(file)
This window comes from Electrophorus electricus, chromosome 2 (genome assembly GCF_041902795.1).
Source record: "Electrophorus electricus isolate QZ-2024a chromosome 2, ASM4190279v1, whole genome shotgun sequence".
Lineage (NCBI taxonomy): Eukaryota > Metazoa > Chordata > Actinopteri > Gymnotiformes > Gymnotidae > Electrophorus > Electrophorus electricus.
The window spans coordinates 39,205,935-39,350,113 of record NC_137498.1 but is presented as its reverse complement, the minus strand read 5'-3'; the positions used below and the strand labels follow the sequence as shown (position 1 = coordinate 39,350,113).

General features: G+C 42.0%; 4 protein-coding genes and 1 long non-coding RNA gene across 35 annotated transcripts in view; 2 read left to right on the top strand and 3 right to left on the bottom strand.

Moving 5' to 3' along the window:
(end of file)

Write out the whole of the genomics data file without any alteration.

This window comes from Electrophorus electricus, chromosome 2 (genome assembly GCF_041902795.1).
Source record: "Electrophorus electricus isolate QZ-2024a chromosome 2, ASM4190279v1, whole genome shotgun sequence".
Lineage (NCBI taxonomy): Eukaryota > Metazoa > Chordata > Actinopteri > Gymnotiformes > Gymnotidae > Electrophorus > Electrophorus electricus.
The window spans coordinates 39,205,935-39,350,113 of record NC_137498.1 but is presented as its reverse complement, the minus strand read 5'-3'; the positions used below and the strand labels follow the sequence as shown (position 1 = coordinate 39,350,113).

General features: G+C 42.0%; 4 protein-coding genes and 1 long non-coding RNA gene across 35 annotated transcripts in view; 2 read left to right on the top strand and 3 right to left on the bottom strand.

Moving 5' to 3' along the window: